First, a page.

Cooks’s comments also made me think of the archive (particularly the digital archive) as a powerful, interpretative space that has the ability to share or silence (and empower or appropriate) cultural narratives. This past week at the Nebraska Forum on Digital Humanities, several historians talked about the challenges and rewards of working on projects in partnership with disenfranchised communities. Many of their stories and sentiments mirrored Cooks’s emphasis on responsible community partnerships. Jason A. Heppler (from University of Nebraska-Omaha) spoke about working with Native American communities to preserve their history. Rebecca Wingo (from Malcaster College) spoke about her work with the Rondo community, a historically Black neighborhood in St. Paul intentionally bisected by the construction of I-94 in the 1960s. Wingo and her students have partnered with Rondo in order to digitally preserve their history. Heppler and Wingo advocated for the importance of serving as community partners. Part of this, they emphasized, is allowing the community to guide how their materials are presented. In addition, the community should stay in possession of their materials (either digital or non-digital) and should have the ability to remove their materials from public view. Essentially, the type of practices that the Harlem on My Mind exhibit did not embrace.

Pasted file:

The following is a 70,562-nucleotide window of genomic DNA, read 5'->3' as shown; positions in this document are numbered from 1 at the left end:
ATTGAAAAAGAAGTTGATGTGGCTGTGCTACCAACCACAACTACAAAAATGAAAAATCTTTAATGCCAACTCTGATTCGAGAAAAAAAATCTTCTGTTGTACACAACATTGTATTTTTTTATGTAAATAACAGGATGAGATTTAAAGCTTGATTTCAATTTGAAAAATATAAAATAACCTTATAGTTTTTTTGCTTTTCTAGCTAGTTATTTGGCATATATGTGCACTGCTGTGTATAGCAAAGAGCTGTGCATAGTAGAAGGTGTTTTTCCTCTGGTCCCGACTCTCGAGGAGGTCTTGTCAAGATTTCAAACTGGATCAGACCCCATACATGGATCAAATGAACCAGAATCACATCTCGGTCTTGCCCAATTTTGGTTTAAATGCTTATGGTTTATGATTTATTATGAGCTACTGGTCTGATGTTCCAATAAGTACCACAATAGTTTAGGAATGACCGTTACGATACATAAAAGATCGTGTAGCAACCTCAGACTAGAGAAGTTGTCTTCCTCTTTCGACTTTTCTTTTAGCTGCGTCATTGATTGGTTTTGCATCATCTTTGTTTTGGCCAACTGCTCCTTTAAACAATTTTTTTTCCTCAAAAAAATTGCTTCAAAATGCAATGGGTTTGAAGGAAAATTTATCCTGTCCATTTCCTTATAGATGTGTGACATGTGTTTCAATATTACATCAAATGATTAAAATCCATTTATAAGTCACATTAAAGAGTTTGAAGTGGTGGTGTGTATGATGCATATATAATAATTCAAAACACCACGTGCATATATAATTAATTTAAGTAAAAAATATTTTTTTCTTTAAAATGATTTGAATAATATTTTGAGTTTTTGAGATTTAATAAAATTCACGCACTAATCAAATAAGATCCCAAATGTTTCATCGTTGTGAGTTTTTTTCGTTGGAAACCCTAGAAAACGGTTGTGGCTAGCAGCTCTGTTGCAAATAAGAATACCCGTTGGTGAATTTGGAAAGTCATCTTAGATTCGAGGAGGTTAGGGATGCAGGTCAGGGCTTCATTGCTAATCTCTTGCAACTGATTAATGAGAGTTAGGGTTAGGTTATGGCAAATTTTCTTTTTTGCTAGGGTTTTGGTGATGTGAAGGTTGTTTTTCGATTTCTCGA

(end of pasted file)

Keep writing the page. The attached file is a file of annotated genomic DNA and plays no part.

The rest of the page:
While this emphasis on responsible partnerships is encouraging, it is also far from the “norm” in terms of scholarly/community interactions. Cooks’s work encourages us to think critically about how our own scholarly practices (whether in the library, museum, or online) could engage more responsibly with the communities we work with: Are the objects we are creating (articles, archives, projects, etc.) intended to serve a community other than the scholarly community? Do we reward and adequately evaluate work that is community oriented? What does a pedagogy focused on teaching students responsible research practices look like?
(The image is from the painting Flag Day by Benny Andrews, a prominent Harlem based artist who helped organize a demonstration against the Met’s Harlem on My Mind exhibition.)
Cooks, Bridget R. “Black Artists and Activism: Harlem on My Mind (1969)” American Studies 48:1, 2008.)
Cooks, Bridget R. Exhibiting Blackness: African Americans and the American Art Museum. University of Massachusetts Press, 2011.